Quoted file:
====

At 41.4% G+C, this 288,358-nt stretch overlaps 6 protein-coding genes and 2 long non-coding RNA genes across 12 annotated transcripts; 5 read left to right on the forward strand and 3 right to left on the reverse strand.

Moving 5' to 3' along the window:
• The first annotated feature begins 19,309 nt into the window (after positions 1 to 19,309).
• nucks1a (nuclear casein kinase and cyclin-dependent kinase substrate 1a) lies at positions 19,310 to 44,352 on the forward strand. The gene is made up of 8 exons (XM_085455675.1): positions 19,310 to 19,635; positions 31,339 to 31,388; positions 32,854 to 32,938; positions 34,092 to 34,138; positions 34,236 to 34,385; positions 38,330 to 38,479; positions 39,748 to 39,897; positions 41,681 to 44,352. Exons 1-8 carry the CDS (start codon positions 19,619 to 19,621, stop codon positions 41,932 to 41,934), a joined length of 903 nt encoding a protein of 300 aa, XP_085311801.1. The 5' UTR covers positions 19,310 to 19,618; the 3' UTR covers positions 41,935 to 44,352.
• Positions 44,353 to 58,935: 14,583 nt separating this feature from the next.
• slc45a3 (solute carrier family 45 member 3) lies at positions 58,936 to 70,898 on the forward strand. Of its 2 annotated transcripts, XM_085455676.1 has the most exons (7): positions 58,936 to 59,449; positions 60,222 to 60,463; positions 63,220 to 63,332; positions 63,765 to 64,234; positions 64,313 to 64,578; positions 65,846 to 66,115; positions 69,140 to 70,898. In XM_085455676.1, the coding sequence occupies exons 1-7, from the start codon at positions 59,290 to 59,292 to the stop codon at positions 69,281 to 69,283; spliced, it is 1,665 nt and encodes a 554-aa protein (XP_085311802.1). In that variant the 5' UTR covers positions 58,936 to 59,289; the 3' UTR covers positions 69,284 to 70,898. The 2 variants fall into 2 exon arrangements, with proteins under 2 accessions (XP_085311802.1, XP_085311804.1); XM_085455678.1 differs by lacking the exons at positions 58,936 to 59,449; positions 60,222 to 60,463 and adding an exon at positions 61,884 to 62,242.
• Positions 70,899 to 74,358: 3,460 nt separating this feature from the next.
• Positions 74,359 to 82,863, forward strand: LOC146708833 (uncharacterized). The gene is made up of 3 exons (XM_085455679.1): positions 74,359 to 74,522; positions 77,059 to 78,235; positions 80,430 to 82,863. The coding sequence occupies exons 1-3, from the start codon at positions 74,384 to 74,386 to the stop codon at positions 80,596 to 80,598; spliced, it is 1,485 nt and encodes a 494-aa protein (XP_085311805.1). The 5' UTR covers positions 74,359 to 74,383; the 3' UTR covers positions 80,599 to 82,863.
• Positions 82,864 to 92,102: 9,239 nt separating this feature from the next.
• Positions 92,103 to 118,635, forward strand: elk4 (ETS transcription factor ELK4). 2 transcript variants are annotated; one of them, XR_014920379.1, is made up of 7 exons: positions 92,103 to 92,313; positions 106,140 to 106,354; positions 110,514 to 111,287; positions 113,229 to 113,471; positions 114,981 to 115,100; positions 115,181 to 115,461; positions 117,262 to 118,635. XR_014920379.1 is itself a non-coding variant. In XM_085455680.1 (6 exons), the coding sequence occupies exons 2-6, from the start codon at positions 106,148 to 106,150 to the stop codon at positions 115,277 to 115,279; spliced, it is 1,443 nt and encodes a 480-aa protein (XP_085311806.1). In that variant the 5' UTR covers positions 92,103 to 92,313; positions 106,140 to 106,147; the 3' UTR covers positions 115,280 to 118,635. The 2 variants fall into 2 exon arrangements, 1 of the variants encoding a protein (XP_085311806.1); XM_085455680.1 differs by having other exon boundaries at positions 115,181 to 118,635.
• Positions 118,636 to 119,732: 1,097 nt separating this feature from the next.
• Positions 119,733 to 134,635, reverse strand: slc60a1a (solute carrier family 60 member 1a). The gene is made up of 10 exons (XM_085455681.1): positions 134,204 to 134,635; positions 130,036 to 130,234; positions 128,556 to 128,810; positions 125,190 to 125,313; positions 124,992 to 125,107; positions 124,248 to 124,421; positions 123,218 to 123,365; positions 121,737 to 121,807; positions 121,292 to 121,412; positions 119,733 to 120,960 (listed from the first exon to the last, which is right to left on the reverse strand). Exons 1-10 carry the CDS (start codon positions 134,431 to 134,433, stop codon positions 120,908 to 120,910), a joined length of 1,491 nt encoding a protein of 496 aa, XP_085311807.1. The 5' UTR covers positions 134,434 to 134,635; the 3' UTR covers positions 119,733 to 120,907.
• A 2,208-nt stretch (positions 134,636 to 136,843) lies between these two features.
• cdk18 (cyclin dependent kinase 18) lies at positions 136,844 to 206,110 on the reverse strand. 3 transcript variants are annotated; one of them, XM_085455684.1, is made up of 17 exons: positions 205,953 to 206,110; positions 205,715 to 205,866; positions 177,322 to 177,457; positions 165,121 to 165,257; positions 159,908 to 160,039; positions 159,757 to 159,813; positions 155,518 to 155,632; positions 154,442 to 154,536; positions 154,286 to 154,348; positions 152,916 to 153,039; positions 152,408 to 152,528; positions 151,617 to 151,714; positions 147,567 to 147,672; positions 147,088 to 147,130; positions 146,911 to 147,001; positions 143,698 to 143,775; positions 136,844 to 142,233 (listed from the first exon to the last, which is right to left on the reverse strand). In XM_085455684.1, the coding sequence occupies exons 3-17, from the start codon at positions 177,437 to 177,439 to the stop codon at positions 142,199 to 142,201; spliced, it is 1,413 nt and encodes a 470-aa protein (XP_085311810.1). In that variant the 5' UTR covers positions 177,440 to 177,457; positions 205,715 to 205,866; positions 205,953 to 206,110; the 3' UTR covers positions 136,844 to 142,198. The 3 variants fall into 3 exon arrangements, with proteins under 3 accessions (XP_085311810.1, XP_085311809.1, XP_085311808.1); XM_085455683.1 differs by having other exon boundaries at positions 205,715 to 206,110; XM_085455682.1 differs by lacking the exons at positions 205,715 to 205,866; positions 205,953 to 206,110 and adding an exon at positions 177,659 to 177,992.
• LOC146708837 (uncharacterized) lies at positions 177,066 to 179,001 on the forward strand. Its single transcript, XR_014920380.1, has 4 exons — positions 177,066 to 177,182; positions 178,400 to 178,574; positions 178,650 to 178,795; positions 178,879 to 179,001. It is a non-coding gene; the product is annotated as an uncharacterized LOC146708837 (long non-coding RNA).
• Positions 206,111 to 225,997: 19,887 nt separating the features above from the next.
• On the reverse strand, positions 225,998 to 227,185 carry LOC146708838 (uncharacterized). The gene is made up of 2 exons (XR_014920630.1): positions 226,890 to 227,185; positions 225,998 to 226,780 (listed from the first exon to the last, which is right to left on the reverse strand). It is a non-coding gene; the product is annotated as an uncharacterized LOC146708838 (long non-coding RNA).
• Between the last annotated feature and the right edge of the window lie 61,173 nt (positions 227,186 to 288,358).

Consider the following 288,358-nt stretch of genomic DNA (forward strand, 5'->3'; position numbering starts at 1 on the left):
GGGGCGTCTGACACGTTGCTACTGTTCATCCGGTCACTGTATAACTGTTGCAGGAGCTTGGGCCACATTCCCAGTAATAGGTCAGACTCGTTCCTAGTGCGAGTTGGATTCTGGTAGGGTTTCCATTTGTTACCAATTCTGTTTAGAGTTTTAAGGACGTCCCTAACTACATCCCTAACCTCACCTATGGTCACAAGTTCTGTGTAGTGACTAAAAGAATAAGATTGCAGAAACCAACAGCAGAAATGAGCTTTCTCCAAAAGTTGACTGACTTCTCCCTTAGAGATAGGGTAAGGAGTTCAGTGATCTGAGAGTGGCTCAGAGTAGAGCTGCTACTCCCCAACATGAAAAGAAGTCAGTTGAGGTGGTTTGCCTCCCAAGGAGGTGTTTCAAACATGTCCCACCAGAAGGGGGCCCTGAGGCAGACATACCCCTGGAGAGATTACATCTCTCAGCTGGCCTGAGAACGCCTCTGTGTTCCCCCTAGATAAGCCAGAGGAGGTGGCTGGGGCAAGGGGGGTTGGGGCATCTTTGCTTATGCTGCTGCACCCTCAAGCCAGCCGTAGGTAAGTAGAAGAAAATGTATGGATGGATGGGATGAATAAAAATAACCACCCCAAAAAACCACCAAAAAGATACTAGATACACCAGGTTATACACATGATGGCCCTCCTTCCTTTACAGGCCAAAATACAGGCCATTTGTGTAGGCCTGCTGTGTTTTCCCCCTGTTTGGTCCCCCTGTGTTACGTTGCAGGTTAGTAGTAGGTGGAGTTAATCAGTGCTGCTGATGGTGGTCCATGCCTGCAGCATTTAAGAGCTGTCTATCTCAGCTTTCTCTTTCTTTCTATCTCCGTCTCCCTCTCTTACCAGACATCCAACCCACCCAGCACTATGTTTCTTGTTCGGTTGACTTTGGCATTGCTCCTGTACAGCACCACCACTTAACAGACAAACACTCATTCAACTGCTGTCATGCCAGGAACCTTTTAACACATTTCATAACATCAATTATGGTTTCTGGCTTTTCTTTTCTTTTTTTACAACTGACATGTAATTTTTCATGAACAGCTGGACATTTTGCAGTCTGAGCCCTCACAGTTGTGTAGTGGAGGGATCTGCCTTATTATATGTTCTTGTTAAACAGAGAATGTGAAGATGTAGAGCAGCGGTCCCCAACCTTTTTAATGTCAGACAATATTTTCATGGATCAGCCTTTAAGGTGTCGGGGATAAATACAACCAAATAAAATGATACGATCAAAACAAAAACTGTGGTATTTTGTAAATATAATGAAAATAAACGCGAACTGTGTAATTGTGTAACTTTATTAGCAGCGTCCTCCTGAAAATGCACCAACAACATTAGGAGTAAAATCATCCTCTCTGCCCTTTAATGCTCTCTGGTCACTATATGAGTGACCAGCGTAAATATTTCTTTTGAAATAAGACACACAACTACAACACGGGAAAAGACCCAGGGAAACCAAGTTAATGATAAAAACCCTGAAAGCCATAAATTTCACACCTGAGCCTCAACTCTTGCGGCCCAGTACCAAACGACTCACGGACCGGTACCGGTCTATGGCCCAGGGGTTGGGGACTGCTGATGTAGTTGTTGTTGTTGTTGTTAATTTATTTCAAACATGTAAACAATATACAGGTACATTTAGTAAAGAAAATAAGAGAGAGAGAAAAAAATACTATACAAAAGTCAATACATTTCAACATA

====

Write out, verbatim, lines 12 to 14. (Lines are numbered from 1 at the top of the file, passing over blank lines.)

• Positions 119,733 to 134,635, reverse strand: slc60a1a (solute carrier family 60 member 1a). The gene is made up of 10 exons (XM_085455681.1): positions 134,204 to 134,635; positions 130,036 to 130,234; positions 128,556 to 128,810; positions 125,190 to 125,313; positions 124,992 to 125,107; positions 124,248 to 124,421; positions 123,218 to 123,365; positions 121,737 to 121,807; positions 121,292 to 121,412; positions 119,733 to 120,960 (listed from the first exon to the last, which is right to left on the reverse strand). Exons 1-10 carry the CDS (start codon positions 134,431 to 134,433, stop codon positions 120,908 to 120,910), a joined length of 1,491 nt encoding a protein of 496 aa, XP_085311807.1. The 5' UTR covers positions 134,434 to 134,635; the 3' UTR covers positions 119,733 to 120,907.
• A 2,208-nt stretch (positions 134,636 to 136,843) lies between these two features.
• cdk18 (cyclin dependent kinase 18) lies at positions 136,844 to 206,110 on the reverse strand. 3 transcript variants are annotated; one of them, XM_085455684.1, is made up of 17 exons: positions 205,953 to 206,110; positions 205,715 to 205,866; positions 177,322 to 177,457; positions 165,121 to 165,257; positions 159,908 to 160,039; positions 159,757 to 159,813; positions 155,518 to 155,632; positions 154,442 to 154,536; positions 154,286 to 154,348; positions 152,916 to 153,039; positions 152,408 to 152,528; positions 151,617 to 151,714; positions 147,567 to 147,672; positions 147,088 to 147,130; positions 146,911 to 147,001; positions 143,698 to 143,775; positions 136,844 to 142,233 (listed from the first exon to the last, which is right to left on the reverse strand). In XM_085455684.1, the coding sequence occupies exons 3-17, from the start codon at positions 177,437 to 177,439 to the stop codon at positions 142,199 to 142,201; spliced, it is 1,413 nt and encodes a 470-aa protein (XP_085311810.1). In that variant the 5' UTR covers positions 177,440 to 177,457; positions 205,715 to 205,866; positions 205,953 to 206,110; the 3' UTR covers positions 136,844 to 142,198. The 3 variants fall into 3 exon arrangements, with proteins under 3 accessions (XP_085311810.1, XP_085311809.1, XP_085311808.1); XM_085455683.1 differs by having other exon boundaries at positions 205,715 to 206,110; XM_085455682.1 differs by lacking the exons at positions 205,715 to 205,866; positions 205,953 to 206,110 and adding an exon at positions 177,659 to 177,992.